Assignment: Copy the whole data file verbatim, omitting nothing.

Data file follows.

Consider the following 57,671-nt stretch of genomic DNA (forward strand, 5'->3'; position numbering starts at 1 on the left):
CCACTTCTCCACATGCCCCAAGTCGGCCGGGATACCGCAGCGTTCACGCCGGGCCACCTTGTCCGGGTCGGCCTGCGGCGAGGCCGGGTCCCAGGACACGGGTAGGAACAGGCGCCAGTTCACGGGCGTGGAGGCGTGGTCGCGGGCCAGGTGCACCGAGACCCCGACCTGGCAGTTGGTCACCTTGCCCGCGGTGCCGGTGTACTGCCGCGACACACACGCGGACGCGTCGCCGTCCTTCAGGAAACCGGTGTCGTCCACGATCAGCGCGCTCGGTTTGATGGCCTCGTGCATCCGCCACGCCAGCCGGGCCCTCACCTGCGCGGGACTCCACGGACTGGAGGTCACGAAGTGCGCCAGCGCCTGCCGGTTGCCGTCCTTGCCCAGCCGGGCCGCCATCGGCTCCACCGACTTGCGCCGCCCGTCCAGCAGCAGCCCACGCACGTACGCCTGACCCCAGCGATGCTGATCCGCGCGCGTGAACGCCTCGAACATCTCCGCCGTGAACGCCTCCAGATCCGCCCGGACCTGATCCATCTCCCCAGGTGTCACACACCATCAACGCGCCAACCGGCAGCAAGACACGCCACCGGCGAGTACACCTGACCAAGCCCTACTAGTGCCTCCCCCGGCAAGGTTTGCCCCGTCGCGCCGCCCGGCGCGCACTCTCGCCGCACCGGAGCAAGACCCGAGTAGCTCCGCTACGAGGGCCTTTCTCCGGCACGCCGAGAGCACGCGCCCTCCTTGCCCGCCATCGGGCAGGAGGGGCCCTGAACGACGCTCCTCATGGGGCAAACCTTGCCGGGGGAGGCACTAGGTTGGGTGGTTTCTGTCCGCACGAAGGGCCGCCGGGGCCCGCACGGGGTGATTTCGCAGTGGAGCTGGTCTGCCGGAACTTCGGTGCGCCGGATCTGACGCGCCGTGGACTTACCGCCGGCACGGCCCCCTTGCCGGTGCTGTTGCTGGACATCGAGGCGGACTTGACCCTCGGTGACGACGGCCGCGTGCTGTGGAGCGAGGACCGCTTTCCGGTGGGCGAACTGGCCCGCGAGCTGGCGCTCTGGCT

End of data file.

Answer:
Consider the following 57,671-nt stretch of genomic DNA (forward strand, 5'->3'; position numbering starts at 1 on the left):
CCACTTCTCCACATGCCCCAAGTCGGCCGGGATACCGCAGCGTTCACGCCGGGCCACCTTGTCCGGGTCGGCCTGCGGCGAGGCCGGGTCCCAGGACACGGGTAGGAACAGGCGCCAGTTCACGGGCGTGGAGGCGTGGTCGCGGGCCAGGTGCACCGAGACCCCGACCTGGCAGTTGGTCACCTTGCCCGCGGTGCCGGTGTACTGCCGCGACACACACGCGGACGCGTCGCCGTCCTTCAGGAAACCGGTGTCGTCCACGATCAGCGCGCTCGGTTTGATGGCCTCGTGCATCCGCCACGCCAGCCGGGCCCTCACCTGCGCGGGACTCCACGGACTGGAGGTCACGAAGTGCGCCAGCGCCTGCCGGTTGCCGTCCTTGCCCAGCCGGGCCGCCATCGGCTCCACCGACTTGCGCCGCCCGTCCAGCAGCAGCCCACGCACGTACGCCTGACCCCAGCGATGCTGATCCGCGCGCGTGAACGCCTCGAACATCTCCGCCGTGAACGCCTCCAGATCCGCCCGGACCTGATCCATCTCCCCAGGTGTCACACACCATCAACGCGCCAACCGGCAGCAAGACACGCCACCGGCGAGTACACCTGACCAAGCCCTACTAGTGCCTCCCCCGGCAAGGTTTGCCCCGTCGCGCCGCCCGGCGCGCACTCTCGCCGCACCGGAGCAAGACCCGAGTAGCTCCGCTACGAGGGCCTTTCTCCGGCACGCCGAGAGCACGCGCCCTCCTTGCCCGCCATCGGGCAGGAGGGGCCCTGAACGACGCTCCTCATGGGGCAAACCTTGCCGGGGGAGGCACTAGGTTGGGTGGTTTCTGTCCGCACGAAGGGCCGCCGGGGCCCGCACGGGGTGATTTCGCAGTGGAGCTGGTCTGCCGGAACTTCGGTGCGCCGGATCTGACGCGCCGTGGACTTACCGCCGGCACGGCCCCCTTGCCGGTGCTGTTGCTGGACATCGAGGCGGACTTGACCCTCGGTGACGACGGCCGCGTGCTGTGGAGCGAGGACCGCTTTCCGGTGGGCGAACTGGCCCGCGAGCTGGCGCTCTGGCT